Gates "believed that Trump Jr. said the information was coming from a group in Kyrgyzstan and that he was introduced to the group by a friend," Mueller added.
A central question regarding the meeting was whether Trump knew of the meeting in advance. In testimony to the Senate Judiciary Committee, Trump Jr. said he could not remember if he told his father in advance. Last year, Trump's personal attorney, Rudy Giuliani, said he "would be surprised if [Trump] could remember" if he was informed in advance of the meeting.
The president's former longtime attorney Michael Cohen, who is set to start a three-year prison sentence after pleading guilty to a list of federal felonies, including two relating to paying off women who alleged affairs with the president on Trump's behalf, told Congress this year that he remembered Trump Jr. telling his father in advance.
Mueller wrote that although Cohen "believed that Trump Jr. had previously discussed the meeting with his father," the attorney "was not involved in any such conversation."
Mueller also explained in a detailed analysis why he did not charge anyone involved in the meeting with a campaign finance violation, saying his team was not sure it could prove that the information offered by the Russians was a "thing of value" under campaign finance law, which would constitute such a violation. Mueller added that investigators did not believe they could prove Trump Jr. acted "willfully."
"On the facts here, the government would unlikely be able to prove beyond a reasonable doubt that the June 9 meeting participants had general knowledge that their conduct was unlawful," he wrote. "The investigation has not developed evidence that the participants in the meeting were familiar with the foreign-contribution ban or the application of federal law to the relevant factual context. The government does not have strong evidence of surreptitious behavior or efforts at concealment at the time of the June 9 meeting."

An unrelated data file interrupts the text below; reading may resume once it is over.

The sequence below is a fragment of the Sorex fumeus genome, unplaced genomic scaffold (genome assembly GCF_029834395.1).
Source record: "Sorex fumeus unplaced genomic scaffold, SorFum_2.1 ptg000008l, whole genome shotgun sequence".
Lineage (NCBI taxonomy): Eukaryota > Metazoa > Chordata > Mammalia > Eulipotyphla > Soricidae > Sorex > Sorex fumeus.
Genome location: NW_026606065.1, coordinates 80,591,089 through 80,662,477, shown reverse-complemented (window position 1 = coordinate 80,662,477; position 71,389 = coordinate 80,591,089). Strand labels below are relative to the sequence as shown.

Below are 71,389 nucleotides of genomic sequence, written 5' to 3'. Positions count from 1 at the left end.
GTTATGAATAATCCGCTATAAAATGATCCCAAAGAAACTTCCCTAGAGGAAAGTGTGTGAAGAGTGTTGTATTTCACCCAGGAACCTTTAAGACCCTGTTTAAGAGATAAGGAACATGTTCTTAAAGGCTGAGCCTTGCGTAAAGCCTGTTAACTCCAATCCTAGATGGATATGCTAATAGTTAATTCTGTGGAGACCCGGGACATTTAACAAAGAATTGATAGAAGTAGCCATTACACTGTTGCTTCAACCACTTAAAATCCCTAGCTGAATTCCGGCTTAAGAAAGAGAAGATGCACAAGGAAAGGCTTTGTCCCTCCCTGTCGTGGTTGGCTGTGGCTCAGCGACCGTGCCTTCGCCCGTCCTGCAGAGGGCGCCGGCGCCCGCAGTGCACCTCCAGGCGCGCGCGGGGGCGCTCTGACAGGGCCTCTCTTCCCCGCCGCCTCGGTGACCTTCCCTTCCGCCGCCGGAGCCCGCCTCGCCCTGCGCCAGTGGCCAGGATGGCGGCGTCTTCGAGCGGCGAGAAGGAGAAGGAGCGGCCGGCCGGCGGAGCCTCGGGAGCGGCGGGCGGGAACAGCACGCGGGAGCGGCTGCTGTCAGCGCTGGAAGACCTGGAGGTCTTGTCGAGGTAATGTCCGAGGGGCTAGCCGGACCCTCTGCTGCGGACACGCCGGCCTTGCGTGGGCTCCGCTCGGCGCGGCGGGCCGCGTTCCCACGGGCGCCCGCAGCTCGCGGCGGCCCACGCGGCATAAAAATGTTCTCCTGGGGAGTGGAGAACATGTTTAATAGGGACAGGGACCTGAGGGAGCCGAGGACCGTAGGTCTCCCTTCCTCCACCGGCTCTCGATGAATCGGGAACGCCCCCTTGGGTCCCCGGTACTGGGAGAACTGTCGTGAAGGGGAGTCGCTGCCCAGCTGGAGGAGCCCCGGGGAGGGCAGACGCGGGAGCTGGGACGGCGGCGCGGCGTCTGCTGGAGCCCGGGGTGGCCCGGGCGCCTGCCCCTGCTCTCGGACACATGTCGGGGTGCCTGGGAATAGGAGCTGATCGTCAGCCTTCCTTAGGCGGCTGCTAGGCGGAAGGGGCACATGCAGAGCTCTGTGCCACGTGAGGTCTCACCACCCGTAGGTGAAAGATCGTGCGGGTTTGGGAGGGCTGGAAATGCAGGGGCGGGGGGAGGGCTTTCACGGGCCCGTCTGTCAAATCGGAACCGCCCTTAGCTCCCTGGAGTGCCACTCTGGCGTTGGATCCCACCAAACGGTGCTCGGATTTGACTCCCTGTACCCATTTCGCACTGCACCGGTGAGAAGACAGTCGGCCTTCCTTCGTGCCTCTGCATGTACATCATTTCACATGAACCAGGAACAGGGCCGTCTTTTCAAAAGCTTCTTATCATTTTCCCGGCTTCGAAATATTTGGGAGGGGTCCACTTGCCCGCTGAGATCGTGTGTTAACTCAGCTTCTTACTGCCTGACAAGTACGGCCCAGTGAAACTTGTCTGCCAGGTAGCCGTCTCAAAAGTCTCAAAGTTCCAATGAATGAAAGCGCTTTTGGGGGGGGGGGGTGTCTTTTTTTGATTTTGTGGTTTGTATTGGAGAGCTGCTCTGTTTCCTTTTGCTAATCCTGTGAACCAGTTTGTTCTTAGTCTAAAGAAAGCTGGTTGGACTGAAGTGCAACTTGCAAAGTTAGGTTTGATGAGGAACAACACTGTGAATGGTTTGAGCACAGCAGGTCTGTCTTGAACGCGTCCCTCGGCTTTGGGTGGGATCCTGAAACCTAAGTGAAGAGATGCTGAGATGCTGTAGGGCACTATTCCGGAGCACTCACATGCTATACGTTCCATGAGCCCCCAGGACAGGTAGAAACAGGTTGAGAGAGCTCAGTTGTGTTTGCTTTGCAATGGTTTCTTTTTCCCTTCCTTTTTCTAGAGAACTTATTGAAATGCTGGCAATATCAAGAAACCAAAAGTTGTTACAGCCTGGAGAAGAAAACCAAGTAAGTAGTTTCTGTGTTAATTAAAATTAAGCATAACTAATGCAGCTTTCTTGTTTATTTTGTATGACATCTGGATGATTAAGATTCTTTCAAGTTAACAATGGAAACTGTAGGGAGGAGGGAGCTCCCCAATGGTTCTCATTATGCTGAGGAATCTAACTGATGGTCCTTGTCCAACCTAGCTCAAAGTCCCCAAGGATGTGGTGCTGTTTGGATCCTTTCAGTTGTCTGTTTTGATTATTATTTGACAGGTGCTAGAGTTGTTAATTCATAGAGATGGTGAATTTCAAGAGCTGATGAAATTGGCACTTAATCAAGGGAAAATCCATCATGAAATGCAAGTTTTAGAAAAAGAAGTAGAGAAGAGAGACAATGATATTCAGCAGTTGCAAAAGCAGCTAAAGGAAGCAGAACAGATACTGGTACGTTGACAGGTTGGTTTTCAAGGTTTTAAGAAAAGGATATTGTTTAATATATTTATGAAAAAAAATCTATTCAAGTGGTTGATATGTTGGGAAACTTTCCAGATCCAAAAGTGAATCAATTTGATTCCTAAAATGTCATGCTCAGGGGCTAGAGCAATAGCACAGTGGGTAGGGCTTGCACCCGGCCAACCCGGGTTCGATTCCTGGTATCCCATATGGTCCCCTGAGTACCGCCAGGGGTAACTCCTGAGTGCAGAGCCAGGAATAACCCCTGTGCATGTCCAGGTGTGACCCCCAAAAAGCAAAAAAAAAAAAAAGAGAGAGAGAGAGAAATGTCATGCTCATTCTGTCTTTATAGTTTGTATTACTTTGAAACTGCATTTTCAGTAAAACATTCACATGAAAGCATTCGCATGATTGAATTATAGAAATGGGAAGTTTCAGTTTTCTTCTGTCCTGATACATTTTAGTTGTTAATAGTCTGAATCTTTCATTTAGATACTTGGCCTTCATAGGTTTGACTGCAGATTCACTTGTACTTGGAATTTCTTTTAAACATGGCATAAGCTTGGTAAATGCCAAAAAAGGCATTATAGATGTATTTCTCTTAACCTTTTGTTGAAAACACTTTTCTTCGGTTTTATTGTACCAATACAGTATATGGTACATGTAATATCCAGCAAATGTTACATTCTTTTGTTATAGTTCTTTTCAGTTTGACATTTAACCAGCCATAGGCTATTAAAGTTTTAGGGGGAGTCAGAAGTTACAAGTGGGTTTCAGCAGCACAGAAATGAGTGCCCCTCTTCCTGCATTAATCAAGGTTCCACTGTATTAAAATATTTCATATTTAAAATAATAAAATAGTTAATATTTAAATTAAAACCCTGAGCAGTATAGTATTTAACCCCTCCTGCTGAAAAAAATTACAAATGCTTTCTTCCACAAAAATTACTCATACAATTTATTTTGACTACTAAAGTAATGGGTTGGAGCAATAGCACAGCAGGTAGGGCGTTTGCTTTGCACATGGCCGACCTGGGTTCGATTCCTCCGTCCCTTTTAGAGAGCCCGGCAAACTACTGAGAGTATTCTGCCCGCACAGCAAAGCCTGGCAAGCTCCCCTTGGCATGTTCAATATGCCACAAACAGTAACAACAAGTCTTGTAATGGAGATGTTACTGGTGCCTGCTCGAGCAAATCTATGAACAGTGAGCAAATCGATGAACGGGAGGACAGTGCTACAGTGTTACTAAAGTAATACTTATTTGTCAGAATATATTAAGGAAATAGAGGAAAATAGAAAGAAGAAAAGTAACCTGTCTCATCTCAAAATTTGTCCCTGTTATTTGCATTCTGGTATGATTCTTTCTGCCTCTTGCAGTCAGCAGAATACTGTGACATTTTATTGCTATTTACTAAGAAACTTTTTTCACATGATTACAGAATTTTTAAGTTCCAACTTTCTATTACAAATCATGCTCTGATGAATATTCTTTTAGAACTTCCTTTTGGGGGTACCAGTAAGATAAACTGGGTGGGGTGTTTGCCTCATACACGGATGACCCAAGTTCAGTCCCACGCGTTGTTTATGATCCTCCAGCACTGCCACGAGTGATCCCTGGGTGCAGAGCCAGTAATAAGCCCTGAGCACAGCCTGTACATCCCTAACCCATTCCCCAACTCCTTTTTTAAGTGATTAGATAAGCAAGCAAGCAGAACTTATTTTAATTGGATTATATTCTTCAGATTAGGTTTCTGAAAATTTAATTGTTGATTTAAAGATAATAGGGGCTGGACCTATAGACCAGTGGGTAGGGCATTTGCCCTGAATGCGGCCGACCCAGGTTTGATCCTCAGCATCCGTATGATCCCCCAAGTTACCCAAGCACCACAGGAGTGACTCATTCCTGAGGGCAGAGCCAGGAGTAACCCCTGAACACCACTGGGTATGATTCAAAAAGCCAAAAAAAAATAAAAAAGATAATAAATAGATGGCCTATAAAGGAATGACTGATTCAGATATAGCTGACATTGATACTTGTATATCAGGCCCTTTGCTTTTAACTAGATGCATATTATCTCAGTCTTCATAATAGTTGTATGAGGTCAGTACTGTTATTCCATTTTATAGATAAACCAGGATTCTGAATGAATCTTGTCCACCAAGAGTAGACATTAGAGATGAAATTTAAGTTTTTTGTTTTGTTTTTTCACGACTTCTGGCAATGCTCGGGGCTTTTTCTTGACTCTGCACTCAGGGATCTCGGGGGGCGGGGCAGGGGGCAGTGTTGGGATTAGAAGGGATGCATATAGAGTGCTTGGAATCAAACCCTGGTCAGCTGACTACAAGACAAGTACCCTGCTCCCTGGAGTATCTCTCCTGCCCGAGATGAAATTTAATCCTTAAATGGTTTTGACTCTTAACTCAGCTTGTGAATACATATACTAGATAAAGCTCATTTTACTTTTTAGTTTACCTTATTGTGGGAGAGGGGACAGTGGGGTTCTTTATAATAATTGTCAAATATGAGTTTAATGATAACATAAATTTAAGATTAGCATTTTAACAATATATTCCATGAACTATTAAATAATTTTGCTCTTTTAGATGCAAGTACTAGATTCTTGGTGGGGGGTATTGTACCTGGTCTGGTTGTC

Trump's misleading statement to the press
When senior White House aide Hope Hicks informed the president in July 2017 that The New York Times planned to publish a story about the meeting, Trump became involved in the effort to craft a response. The statement ultimately given to The Times for their story on July 8, 2017 declared that the meeting was entirely about adoption policy, which it was not.
In the days leading up to that statement to The Times, senior aides sought to fill Trump in on just how damaging the emails between Trump Jr. and Goldstone were, and scrambled to coordinate a response.